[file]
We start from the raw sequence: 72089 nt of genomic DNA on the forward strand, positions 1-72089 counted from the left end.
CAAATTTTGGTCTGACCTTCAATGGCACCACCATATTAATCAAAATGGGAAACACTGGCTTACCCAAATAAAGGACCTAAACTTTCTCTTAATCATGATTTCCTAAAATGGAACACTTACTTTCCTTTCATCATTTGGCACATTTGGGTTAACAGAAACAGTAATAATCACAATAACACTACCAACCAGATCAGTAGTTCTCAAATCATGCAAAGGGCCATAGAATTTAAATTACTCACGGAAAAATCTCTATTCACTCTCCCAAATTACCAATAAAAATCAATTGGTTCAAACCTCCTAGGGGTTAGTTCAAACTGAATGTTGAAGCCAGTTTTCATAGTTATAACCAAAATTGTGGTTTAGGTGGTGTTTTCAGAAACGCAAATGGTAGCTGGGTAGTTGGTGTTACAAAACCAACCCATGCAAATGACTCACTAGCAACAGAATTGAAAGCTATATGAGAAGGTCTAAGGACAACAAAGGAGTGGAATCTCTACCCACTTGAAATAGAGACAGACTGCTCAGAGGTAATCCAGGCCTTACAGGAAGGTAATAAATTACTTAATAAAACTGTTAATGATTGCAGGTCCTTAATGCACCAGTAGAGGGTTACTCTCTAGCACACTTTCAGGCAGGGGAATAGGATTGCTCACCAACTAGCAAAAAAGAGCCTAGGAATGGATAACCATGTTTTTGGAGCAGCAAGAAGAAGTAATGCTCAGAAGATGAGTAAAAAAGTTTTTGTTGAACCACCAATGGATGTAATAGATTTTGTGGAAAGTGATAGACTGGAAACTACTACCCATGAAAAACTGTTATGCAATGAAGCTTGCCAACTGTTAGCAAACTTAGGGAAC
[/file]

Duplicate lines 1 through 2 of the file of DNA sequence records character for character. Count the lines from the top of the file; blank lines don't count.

We start from the raw sequence: 72089 nt of genomic DNA on the forward strand, positions 1-72089 counted from the left end.
CAAATTTTGGTCTGACCTTCAATGGCACCACCATATTAATCAAAATGGGAAACACTGGCTTACCCAAATAAAGGACCTAAACTTTCTCTTAATCATGATTTCCTAAAATGGAACACTTACTTTCCTTTCATCATTTGGCACATTTGGGTTAACAGAAACAGTAATAATCACAATAACACTACCAACCAGATCAGTAGTTCTCAAATCATGCAAAGGGCCATAGAATTTAAATTACTCACGGAAAAATCTCTATTCACTCTCCCAAATTACCAATAAAAATCAATTGGTTCAAACCTCCTAGGGGTTAGTTCAAACTGAATGTTGAAGCCAGTTTTCATAGTTATAACCAAAATTGTGGTTTAGGTGGTGTTTTCAGAAACGCAAATGGTAGCTGGGTAGTTGGTGTTACAAAACCAACCCATGCAAATGACTCACTAGCAACAGAATTGAAAGCTATATGAGAAGGTCTAAGGACAACAAAGGAGTGGAATCTCTACCCACTTGAAATAGAGACAGACTGCTCAGAGGTAATCCAGGCCTTACAGGAAGGTAATAAATTACTTAATAAAACTGTTAATGATTGCAGGTCCTTAATGCACCAGTAGAGGGTTACTCTCTAGCACACTTTCAGGCAGGGGAATAGGATTGCTCACCAACTAGCAAAAAAGAGCCTAGGAATGGATAACCATGTTTTTGGAGCAGCAAGAAGAAGTAATGCTCAGAAGATGAGTAAAAAAGTTTTTGTTGAACCACCAATGGATGTAATAGATTTTGTGGAAAGTGATAGACTGGAAACTACTACCCATGAAAAACTGTTATGCAATGAAGCTTGCCAACTGTTAGCAAACTTAGGGAAC